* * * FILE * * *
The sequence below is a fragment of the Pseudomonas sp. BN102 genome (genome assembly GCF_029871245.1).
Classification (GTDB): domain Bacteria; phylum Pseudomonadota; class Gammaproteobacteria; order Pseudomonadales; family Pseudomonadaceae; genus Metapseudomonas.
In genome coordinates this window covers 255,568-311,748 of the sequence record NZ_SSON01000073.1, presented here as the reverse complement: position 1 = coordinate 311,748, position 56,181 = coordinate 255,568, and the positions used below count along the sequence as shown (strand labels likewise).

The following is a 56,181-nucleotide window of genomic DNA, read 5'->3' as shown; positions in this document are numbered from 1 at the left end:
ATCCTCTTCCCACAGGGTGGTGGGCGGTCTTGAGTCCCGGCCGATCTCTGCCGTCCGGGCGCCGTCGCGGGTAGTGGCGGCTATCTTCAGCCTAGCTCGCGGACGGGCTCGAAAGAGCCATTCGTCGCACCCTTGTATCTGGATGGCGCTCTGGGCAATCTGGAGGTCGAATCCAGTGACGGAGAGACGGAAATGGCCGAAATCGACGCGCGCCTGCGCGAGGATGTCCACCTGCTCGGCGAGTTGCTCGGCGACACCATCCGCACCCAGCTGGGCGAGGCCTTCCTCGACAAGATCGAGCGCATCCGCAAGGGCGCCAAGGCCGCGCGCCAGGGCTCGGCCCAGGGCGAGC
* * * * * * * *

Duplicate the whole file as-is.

The sequence below is a fragment of the Pseudomonas sp. BN102 genome (genome assembly GCF_029871245.1).
Classification (GTDB): domain Bacteria; phylum Pseudomonadota; class Gammaproteobacteria; order Pseudomonadales; family Pseudomonadaceae; genus Metapseudomonas.
In genome coordinates this window covers 255,568-311,748 of the sequence record NZ_SSON01000073.1, presented here as the reverse complement: position 1 = coordinate 311,748, position 56,181 = coordinate 255,568, and the positions used below count along the sequence as shown (strand labels likewise).

The following is a 56,181-nucleotide window of genomic DNA, read 5'->3' as shown; positions in this document are numbered from 1 at the left end:
ATCCTCTTCCCACAGGGTGGTGGGCGGTCTTGAGTCCCGGCCGATCTCTGCCGTCCGGGCGCCGTCGCGGGTAGTGGCGGCTATCTTCAGCCTAGCTCGCGGACGGGCTCGAAAGAGCCATTCGTCGCACCCTTGTATCTGGATGGCGCTCTGGGCAATCTGGAGGTCGAATCCAGTGACGGAGAGACGGAAATGGCCGAAATCGACGCGCGCCTGCGCGAGGATGTCCACCTGCTCGGCGAGTTGCTCGGCGACACCATCCGCACCCAGCTGGGCGAGGCCTTCCTCGACAAGATCGAGCGCATCCGCAAGGGCGCCAAGGCCGCGCGCCAGGGCTCGGCCCAGGGCGAGC